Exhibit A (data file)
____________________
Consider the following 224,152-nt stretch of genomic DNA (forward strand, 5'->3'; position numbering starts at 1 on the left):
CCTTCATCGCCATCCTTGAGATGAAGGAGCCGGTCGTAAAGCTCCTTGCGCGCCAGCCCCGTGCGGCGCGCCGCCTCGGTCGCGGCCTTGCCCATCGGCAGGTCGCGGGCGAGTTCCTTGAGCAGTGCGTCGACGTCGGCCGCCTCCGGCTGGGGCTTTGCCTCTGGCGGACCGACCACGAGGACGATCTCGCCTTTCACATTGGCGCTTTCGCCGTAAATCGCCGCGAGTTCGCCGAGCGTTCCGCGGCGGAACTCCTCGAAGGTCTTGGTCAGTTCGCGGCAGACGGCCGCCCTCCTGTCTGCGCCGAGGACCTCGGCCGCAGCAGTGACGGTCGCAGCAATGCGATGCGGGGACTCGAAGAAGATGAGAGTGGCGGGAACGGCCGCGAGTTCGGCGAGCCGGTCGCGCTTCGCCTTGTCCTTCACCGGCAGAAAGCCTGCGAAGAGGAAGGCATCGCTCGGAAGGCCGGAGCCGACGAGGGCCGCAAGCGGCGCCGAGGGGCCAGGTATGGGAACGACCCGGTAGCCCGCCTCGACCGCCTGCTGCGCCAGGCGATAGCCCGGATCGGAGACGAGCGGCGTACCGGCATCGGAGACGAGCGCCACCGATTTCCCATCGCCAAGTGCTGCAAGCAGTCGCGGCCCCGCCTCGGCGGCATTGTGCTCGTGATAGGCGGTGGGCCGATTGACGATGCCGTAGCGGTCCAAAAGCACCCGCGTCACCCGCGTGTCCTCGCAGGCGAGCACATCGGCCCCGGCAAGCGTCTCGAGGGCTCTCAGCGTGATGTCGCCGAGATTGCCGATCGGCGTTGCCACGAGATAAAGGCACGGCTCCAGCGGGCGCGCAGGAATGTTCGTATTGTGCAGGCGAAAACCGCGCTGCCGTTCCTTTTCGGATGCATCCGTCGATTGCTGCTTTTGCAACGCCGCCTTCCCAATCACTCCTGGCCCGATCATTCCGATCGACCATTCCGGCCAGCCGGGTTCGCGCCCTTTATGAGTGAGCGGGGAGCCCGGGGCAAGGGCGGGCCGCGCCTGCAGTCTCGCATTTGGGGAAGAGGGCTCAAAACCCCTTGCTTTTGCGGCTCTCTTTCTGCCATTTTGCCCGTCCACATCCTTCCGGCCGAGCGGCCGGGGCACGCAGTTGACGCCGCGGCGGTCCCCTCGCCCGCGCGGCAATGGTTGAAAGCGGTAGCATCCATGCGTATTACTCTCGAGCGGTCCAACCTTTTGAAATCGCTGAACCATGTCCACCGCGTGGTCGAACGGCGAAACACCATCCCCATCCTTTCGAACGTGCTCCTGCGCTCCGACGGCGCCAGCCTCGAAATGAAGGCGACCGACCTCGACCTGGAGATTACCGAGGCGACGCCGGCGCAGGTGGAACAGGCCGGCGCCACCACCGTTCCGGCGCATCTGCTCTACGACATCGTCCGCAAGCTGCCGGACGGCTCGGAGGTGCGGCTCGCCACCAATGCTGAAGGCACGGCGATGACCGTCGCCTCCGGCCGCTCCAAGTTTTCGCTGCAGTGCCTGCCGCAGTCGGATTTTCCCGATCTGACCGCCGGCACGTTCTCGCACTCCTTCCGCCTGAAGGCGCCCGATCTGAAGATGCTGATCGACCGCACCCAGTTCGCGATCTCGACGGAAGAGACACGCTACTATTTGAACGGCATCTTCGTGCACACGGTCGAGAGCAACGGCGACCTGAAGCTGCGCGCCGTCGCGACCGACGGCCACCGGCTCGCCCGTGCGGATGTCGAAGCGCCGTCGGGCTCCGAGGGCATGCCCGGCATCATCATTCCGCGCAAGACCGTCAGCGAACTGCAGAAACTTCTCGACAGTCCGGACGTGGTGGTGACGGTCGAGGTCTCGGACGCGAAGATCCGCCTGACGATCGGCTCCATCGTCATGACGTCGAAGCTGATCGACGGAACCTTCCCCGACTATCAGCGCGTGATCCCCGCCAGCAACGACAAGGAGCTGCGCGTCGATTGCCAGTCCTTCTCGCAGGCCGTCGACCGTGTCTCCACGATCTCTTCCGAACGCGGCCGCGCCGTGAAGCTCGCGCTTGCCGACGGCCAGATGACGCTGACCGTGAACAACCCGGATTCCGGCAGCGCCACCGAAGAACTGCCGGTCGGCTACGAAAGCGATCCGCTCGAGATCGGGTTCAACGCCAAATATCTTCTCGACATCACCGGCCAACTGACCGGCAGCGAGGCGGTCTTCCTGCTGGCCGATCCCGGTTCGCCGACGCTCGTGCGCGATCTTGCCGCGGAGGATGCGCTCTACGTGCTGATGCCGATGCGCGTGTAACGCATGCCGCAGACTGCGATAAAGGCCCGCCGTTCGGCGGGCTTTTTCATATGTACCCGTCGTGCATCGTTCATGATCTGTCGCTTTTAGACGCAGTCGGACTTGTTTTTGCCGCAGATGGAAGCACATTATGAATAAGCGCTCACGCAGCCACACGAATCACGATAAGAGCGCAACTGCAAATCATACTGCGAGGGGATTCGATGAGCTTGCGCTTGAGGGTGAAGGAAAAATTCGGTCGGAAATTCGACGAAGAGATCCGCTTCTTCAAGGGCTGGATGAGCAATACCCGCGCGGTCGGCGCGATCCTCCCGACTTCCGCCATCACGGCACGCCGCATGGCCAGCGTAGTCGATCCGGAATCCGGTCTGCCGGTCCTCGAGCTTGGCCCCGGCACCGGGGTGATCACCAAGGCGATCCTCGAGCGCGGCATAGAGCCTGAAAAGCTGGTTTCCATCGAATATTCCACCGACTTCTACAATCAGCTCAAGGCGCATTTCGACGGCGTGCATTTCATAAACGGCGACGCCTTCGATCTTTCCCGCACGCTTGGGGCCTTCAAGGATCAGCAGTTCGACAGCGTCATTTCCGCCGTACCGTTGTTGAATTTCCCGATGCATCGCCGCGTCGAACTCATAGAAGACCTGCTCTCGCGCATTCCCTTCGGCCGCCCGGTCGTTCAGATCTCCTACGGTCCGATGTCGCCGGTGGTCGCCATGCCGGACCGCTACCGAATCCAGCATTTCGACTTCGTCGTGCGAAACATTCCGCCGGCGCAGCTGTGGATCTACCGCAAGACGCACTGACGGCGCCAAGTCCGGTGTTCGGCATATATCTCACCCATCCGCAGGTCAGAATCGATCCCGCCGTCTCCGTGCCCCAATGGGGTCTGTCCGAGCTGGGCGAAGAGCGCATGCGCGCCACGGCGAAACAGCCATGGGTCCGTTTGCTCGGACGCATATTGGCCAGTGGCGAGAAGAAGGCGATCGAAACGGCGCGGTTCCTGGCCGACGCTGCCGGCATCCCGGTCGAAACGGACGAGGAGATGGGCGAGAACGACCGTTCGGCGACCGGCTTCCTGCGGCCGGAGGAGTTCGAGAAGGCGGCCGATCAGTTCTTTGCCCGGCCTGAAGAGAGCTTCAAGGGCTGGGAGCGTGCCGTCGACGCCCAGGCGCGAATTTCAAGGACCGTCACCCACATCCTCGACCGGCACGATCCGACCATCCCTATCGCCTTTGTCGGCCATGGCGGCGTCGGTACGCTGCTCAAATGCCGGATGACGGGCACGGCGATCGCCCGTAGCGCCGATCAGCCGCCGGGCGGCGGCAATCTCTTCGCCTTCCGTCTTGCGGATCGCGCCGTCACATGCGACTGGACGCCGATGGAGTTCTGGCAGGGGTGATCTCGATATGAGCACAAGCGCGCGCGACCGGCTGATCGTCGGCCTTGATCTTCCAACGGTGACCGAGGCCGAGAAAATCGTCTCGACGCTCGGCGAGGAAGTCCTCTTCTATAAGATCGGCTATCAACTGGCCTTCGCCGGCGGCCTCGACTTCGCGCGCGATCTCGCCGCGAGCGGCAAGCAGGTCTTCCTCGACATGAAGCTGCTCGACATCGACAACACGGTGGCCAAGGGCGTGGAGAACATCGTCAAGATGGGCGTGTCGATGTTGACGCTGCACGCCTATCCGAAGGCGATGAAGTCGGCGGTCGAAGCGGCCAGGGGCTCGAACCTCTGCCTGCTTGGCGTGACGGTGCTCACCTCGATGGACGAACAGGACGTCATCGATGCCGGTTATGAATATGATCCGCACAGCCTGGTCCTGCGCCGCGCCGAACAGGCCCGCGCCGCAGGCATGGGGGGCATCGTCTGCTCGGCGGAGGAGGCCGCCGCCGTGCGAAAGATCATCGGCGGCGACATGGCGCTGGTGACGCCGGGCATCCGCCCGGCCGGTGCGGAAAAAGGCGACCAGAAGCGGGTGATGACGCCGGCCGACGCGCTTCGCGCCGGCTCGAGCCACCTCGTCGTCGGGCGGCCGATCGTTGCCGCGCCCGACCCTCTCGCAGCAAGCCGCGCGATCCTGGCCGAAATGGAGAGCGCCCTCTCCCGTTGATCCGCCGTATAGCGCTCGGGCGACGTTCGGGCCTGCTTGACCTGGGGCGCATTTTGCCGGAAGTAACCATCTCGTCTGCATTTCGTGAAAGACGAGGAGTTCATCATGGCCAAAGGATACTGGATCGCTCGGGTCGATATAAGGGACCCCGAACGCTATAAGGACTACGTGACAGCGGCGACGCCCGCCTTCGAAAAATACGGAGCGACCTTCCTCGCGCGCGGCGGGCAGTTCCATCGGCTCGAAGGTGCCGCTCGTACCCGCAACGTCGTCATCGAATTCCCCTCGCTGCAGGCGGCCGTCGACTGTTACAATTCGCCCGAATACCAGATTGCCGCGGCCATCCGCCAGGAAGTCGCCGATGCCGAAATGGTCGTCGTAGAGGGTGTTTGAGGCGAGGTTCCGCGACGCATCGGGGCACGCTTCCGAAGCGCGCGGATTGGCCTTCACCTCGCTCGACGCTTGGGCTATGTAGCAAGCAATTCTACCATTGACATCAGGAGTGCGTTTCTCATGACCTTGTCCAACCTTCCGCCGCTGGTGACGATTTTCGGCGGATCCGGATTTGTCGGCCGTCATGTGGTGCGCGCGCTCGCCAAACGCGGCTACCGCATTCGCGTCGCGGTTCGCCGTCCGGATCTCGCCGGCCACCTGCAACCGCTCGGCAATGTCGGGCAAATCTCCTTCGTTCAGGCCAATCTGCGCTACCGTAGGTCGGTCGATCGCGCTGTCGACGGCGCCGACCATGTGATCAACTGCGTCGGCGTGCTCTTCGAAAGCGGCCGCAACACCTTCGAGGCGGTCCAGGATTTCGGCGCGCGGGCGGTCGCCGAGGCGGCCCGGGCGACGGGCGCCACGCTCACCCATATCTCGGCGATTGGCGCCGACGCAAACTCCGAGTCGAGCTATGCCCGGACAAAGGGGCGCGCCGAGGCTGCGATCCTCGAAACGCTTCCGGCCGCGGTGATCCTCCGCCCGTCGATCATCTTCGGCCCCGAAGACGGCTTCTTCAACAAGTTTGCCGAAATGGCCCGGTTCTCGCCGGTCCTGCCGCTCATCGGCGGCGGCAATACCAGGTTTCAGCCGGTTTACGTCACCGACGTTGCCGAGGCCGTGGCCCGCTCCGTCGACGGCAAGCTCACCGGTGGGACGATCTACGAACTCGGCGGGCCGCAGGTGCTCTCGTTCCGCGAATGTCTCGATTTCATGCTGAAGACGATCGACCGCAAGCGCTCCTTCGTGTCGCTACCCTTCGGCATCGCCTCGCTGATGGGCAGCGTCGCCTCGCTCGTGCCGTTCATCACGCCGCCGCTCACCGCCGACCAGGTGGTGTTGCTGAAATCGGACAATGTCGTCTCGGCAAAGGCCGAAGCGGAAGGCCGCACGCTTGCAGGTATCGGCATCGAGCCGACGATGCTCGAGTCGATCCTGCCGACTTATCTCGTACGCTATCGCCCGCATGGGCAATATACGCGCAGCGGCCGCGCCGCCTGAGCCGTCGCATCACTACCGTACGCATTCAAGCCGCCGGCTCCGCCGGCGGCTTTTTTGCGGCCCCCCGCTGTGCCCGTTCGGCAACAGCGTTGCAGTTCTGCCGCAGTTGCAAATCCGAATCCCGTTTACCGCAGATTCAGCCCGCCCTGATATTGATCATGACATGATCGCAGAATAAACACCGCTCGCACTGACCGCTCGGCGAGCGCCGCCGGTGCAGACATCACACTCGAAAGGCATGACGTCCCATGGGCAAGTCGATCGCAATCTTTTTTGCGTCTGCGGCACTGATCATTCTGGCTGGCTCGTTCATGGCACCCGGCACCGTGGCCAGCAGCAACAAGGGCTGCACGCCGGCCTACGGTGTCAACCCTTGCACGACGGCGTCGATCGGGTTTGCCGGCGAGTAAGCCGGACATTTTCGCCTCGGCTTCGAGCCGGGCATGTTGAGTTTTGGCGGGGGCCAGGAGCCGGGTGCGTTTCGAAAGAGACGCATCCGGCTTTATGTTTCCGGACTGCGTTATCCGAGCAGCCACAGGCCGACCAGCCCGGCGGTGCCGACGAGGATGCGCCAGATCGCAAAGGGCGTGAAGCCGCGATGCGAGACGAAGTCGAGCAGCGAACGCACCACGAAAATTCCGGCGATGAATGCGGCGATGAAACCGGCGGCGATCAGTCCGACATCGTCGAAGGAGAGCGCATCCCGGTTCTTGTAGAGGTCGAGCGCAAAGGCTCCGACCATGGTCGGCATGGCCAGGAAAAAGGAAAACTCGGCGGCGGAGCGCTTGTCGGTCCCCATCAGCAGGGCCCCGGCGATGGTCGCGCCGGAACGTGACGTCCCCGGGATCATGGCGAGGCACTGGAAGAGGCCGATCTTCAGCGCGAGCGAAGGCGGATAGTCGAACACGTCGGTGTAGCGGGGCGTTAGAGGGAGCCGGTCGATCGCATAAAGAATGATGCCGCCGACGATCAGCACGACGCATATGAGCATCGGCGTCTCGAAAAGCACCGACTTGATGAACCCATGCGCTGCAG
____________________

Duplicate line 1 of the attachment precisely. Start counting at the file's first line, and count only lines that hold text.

Consider the following 224,152-nt stretch of genomic DNA (forward strand, 5'->3'; position numbering starts at 1 on the left):